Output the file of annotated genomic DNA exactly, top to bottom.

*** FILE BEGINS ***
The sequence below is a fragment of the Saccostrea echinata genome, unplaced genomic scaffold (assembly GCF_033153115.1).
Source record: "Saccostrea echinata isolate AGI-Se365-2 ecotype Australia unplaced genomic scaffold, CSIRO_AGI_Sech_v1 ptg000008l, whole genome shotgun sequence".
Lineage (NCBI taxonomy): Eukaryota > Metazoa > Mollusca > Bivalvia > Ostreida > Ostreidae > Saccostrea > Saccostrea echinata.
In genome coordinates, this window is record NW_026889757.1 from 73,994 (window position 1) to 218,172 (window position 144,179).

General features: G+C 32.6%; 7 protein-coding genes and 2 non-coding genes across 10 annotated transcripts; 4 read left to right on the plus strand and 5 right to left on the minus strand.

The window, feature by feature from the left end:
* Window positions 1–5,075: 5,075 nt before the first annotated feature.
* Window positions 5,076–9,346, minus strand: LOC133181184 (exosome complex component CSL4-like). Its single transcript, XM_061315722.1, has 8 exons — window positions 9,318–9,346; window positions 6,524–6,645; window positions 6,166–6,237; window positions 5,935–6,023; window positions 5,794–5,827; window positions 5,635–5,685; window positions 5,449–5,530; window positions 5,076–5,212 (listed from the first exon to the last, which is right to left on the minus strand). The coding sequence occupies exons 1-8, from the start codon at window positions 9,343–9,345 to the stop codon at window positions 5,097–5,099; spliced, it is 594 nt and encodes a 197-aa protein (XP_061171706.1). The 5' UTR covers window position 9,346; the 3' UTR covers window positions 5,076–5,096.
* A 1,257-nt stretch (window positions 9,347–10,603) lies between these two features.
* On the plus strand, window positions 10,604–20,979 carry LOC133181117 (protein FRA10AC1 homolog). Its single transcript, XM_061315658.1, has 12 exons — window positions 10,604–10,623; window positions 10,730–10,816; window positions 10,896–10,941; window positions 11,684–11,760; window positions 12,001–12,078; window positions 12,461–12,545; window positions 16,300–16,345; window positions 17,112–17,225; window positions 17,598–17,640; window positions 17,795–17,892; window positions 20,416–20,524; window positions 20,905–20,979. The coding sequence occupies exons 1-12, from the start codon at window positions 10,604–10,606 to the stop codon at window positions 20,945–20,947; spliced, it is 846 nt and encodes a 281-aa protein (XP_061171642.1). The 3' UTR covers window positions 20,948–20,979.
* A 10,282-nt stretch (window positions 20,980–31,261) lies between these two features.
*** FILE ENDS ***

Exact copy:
The sequence below is a fragment of the Saccostrea echinata genome, unplaced genomic scaffold (assembly GCF_033153115.1).
Source record: "Saccostrea echinata isolate AGI-Se365-2 ecotype Australia unplaced genomic scaffold, CSIRO_AGI_Sech_v1 ptg000008l, whole genome shotgun sequence".
Lineage (NCBI taxonomy): Eukaryota > Metazoa > Mollusca > Bivalvia > Ostreida > Ostreidae > Saccostrea > Saccostrea echinata.
In genome coordinates, this window is record NW_026889757.1 from 73,994 (window position 1) to 218,172 (window position 144,179).

General features: G+C 32.6%; 7 protein-coding genes and 2 non-coding genes across 10 annotated transcripts; 4 read left to right on the plus strand and 5 right to left on the minus strand.

The window, feature by feature from the left end:
* Window positions 1–5,075: 5,075 nt before the first annotated feature.
* Window positions 5,076–9,346, minus strand: LOC133181184 (exosome complex component CSL4-like). Its single transcript, XM_061315722.1, has 8 exons — window positions 9,318–9,346; window positions 6,524–6,645; window positions 6,166–6,237; window positions 5,935–6,023; window positions 5,794–5,827; window positions 5,635–5,685; window positions 5,449–5,530; window positions 5,076–5,212 (listed from the first exon to the last, which is right to left on the minus strand). The coding sequence occupies exons 1-8, from the start codon at window positions 9,343–9,345 to the stop codon at window positions 5,097–5,099; spliced, it is 594 nt and encodes a 197-aa protein (XP_061171706.1). The 5' UTR covers window position 9,346; the 3' UTR covers window positions 5,076–5,096.
* A 1,257-nt stretch (window positions 9,347–10,603) lies between these two features.
* On the plus strand, window positions 10,604–20,979 carry LOC133181117 (protein FRA10AC1 homolog). Its single transcript, XM_061315658.1, has 12 exons — window positions 10,604–10,623; window positions 10,730–10,816; window positions 10,896–10,941; window positions 11,684–11,760; window positions 12,001–12,078; window positions 12,461–12,545; window positions 16,300–16,345; window positions 17,112–17,225; window positions 17,598–17,640; window positions 17,795–17,892; window positions 20,416–20,524; window positions 20,905–20,979. The coding sequence occupies exons 1-12, from the start codon at window positions 10,604–10,606 to the stop codon at window positions 20,945–20,947; spliced, it is 846 nt and encodes a 281-aa protein (XP_061171642.1). The 3' UTR covers window positions 20,948–20,979.
* A 10,282-nt stretch (window positions 20,980–31,261) lies between these two features.